So, right away there's that tension on full display. Then, we have the added fact that this voicing is also two fifths stacked on top of one another (E-B, and C-G).

This combination results in a very moody-sounding chord voicing.

That's just the tip of the iceberg with this stuff! Try to analyze your favorite voicings and pinpoint what you like about their interval structure. Knowing what you like can help your playing sound more original.

Intervals in Chord Progressions 20:45

You might be surprised to know that many of our chord progressions in jazz are based on a single interval - the fourth!

Let's look at a ii-V-I in C. 

Dm7 - G7 - Cma7

If you look at the roots of each chord, you get D - G - C.

D --> G is a perfect fourth. G --> C is a perfect fourth as well!

Some tunes take this concept and really run with it. Let's look at the first section of All The Things You Are

Let's analyze the roots: F -->Bb --> Eb --> Ab

You'll notice immediately these roots are all moving up a fourth! That's why this progression and others like it are often given called the cycle of fourths.

The rest of the tune continues this idea through other keys! Plus, the melody also moves in fourths - it's a pretty clever tune.

Implying Chords With Intervals 26:01

This next section is best attempted once you have a good handle on the stuff we've already covered. Pace yourself!

This next concept comes from musicians like Bill Evans and Lenny Breau. They developed an approach to comping that involves using two notes (an interval) to imply a larger chord.

The best way to get started with this to the play the essential tones of seventh chords - the 3rd and 7th. Even without all the other notes, these two notes are enough to imply the sound of the full chord.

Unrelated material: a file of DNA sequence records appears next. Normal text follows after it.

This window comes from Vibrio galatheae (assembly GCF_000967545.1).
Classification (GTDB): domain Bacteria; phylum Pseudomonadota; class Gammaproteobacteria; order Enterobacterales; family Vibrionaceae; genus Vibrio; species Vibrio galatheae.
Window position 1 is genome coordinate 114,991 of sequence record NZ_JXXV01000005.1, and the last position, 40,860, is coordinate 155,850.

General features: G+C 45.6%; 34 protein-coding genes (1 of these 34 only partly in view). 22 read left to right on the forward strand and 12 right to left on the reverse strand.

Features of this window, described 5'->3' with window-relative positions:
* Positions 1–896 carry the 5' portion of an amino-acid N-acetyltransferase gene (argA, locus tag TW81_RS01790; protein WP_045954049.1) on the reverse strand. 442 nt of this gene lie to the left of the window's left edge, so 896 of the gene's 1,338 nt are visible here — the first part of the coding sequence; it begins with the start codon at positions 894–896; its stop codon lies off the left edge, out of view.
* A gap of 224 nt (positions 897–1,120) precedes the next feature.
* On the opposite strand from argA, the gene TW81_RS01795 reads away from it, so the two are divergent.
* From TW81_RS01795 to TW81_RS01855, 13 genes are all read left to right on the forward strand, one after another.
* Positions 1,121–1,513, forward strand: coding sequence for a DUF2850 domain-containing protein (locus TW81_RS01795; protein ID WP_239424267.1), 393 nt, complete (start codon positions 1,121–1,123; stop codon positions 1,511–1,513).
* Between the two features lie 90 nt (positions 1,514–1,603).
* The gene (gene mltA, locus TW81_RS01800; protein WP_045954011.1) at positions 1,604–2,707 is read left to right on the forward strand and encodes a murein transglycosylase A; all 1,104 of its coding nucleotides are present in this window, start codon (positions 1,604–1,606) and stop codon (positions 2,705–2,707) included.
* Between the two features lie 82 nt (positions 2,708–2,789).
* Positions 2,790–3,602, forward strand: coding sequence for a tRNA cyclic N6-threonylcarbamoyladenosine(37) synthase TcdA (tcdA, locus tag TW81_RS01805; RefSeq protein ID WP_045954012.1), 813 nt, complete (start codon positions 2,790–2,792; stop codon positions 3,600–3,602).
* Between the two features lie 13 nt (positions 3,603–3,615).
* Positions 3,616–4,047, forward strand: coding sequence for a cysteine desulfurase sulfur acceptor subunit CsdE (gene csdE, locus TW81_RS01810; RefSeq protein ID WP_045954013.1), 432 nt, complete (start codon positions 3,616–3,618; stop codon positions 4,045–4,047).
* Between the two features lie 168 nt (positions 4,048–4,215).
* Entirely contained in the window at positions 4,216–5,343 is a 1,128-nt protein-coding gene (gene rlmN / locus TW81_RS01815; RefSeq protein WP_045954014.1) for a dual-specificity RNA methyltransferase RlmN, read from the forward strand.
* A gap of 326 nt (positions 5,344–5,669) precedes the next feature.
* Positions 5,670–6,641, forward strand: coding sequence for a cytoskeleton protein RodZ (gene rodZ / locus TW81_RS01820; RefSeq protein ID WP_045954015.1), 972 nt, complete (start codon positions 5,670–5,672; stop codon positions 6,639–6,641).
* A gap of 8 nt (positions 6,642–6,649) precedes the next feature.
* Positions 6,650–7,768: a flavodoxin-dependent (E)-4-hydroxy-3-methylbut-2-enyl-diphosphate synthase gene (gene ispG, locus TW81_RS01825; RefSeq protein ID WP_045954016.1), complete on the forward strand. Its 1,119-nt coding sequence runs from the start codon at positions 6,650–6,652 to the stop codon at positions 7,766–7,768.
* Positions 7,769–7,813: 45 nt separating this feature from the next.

Let's try this on a ii-V-I in F major.

Neat, right? You'll notice that the 3rd and 7th often forms the interval of a fourth (or a fifth if you invert it). Fourths, they're everywhere in jazz!

If you like this sound, I recommend trying to use this technique throughout an entire tune. Beautiful Love is a great tune for this.

We've prepared an interval comping etude on the entire tune for you here! Melody on top, 3rds and 7ths on the bottom. You could say that a lot of these intervals are... perfect πŸ’―

Get the full arrangement in this "Intervals 101 For Jazz Guitar" PDF

Note that the rhythms for the comping are meant to be improvised. Click here to hear me try this!

It can be tough to memorize where these voicings are at first, so here's a tip - try visualizing the root on the fretboard (even though you're not actually playing it) and see how the voicing relates to it physically.

This is a great way to get out of a rut with chord melodies - you don't always need a huge chord voicing underneath the melody. Next time, try just playing an interval!

Wrapping Up

If you're just getting into all this, make sure to spend just a little bit of time each practice session on intervals. It takes time for your ear to get familiar - you can't just memorize the sounds in a day.

A good approach would be to:

  1. Learn what each interval sounds like,
  2. Learn how to play them on the guitar
  3. Try to use them in creative ways, like we did in the last section

To finish things off, check out this great study tool. Interval education over a latin jazz backdrop... it works surprisingly well! 🏝️